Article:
generally child supt. covers food, clothing, housing, at the house of other parent. it is clearly not enough to cover all expenses.
the statute was amended in 2012 to say that in addition the supt. the paying parent can be ordered to contribute to school expenses, medical expenses, activities. usually these are divided equally or in ratio of income.
if she wants more money from you, let her file the petition. also, under 5/510 she only gets the money from the date of notice of the petition, not for expenses previously incurred.
In order for your former wife to seek payment for extracurricular activities, educational expenses, auto insurance and the like, she will have to file a petition seeking contribution to these expenses. They are, in fact, expenses which are not covered by standard child support.
The other attorneys are correct on the law--but that law is extremely vague and any lawyer worth his/her salt will argue opposite positions. You should be more concerned about the law’s application and less concerned with its vague content.
I suggest you do a cost/benefit analysis. In the end, just about anything can qualify as child support, if the case is advocated skillfully. But do you want to “shell out” legal fees to save yourself an "insurance expense." I assure you will not show up once and win on that day.
I presume the insurance would not be extreme. See if you can cut a deal with her. You won't find a case/statute you could pass the judge and be proclaimed the winner. Even if the case is done by yourself [pro se], the hassle of going to multiple court appearances is not worth it--time benefit of money.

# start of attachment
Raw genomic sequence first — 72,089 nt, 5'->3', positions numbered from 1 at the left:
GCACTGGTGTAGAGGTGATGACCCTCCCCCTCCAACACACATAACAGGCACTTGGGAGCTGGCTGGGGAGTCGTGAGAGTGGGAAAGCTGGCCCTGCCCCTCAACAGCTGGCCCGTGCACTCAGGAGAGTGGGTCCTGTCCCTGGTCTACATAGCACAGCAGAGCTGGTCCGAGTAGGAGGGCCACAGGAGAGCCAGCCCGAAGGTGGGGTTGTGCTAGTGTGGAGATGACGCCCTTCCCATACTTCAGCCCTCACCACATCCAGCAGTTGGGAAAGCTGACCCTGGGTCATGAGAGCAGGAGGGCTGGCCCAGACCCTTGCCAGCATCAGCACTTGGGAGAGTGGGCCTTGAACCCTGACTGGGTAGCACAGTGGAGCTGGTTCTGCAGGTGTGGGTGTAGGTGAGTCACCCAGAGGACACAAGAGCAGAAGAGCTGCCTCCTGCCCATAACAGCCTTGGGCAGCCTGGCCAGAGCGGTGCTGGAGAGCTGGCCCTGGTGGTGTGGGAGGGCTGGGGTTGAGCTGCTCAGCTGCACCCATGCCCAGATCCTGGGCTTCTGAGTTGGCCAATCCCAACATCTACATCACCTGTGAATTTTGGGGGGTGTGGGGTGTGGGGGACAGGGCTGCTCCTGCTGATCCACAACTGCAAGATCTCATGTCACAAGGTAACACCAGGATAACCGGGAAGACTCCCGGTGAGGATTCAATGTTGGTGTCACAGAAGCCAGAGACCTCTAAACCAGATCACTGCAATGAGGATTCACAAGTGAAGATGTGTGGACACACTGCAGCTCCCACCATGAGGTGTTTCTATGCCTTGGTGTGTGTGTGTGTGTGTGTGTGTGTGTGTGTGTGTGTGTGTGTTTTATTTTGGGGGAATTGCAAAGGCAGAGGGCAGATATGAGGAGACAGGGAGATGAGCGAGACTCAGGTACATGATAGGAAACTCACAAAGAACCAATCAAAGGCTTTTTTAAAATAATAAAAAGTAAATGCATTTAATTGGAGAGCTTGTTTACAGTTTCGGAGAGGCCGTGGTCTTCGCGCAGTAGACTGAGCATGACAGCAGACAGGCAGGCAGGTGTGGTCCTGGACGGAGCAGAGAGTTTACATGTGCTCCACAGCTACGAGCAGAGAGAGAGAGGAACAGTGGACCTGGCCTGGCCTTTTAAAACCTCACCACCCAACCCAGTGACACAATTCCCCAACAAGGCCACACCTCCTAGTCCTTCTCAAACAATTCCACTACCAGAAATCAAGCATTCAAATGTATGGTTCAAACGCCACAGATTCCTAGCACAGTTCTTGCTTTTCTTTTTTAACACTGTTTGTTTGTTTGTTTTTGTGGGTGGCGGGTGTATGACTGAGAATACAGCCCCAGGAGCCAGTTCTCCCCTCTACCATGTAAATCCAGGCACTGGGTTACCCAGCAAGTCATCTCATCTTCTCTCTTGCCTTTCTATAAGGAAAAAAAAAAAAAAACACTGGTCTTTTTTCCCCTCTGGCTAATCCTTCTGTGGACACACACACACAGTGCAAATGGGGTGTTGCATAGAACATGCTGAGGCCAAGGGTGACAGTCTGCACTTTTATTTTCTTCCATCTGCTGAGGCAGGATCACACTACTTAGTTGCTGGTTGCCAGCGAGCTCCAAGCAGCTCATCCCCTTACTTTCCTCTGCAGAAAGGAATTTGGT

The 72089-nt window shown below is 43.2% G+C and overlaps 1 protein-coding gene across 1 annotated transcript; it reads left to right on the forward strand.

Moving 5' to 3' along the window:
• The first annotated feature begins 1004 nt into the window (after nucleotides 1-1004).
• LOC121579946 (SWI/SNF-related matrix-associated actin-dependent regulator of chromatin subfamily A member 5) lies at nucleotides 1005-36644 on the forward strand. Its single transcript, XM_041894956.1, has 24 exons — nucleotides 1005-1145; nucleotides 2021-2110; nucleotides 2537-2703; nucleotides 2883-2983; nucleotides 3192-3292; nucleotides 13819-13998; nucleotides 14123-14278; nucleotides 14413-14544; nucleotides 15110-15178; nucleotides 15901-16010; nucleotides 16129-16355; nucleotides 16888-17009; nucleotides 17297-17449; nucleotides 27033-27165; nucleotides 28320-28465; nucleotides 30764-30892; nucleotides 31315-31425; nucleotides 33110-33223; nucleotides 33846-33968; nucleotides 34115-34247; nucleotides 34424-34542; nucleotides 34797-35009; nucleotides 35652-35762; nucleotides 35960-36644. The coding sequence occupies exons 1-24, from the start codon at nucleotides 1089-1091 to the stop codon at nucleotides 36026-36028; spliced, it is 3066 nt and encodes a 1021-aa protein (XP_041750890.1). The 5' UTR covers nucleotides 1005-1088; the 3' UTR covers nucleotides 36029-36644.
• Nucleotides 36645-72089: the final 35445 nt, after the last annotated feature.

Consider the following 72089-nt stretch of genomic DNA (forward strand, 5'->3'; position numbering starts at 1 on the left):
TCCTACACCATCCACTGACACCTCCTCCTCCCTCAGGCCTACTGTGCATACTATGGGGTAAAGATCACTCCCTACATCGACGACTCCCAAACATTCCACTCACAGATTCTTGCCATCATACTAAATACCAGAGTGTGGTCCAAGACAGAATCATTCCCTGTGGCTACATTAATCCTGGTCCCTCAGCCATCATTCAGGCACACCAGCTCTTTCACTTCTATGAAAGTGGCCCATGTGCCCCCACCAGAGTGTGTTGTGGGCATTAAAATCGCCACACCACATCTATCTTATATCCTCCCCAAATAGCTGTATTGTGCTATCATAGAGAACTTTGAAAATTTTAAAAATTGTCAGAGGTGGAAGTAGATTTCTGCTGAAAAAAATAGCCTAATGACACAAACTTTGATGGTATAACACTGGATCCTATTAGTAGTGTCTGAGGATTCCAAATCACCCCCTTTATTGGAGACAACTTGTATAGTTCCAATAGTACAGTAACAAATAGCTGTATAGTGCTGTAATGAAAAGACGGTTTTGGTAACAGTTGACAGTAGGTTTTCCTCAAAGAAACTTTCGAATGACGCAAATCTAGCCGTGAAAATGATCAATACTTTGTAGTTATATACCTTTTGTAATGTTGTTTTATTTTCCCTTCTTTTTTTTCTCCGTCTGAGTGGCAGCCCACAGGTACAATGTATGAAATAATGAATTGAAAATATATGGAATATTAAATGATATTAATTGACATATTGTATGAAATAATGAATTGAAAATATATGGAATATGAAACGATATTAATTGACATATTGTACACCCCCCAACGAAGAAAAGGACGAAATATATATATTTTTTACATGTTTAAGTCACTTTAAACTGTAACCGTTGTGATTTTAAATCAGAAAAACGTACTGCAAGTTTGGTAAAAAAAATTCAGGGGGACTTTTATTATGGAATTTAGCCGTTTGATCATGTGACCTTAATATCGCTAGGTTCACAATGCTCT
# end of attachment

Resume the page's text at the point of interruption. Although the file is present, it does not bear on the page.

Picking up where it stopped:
Finally, what guarantees do you have that this is the only basis your ex will state as the basis for an increase? For example, a Judge has discretion to increase support based purely on the increased age of the child. Does that sound appetizing?
And if you want to know what's covered under child support, I suggest you review the standard asset disclosure statement you filled out during the divorce--see what categories of child-related expenses are listed. You can't get more practical than that—transportation is specifically listed under “minor and/or dependent children.” It is “subcategory” of “educational expenses.” Any guarantee that your wife will not state that the car expenses are in the context of educational expenses...like driving to school/activity/etc.
Anyhow, let me know if you have any further questions. Thanks and good luck.
The author provides the preceding information as a service to the public. Author's response, as stated above, should not be considered legal advice. An initial attorney-client conference, based upon review of all relevant facts/documents, will be necessary to provide legal advice upon which the client should then rely.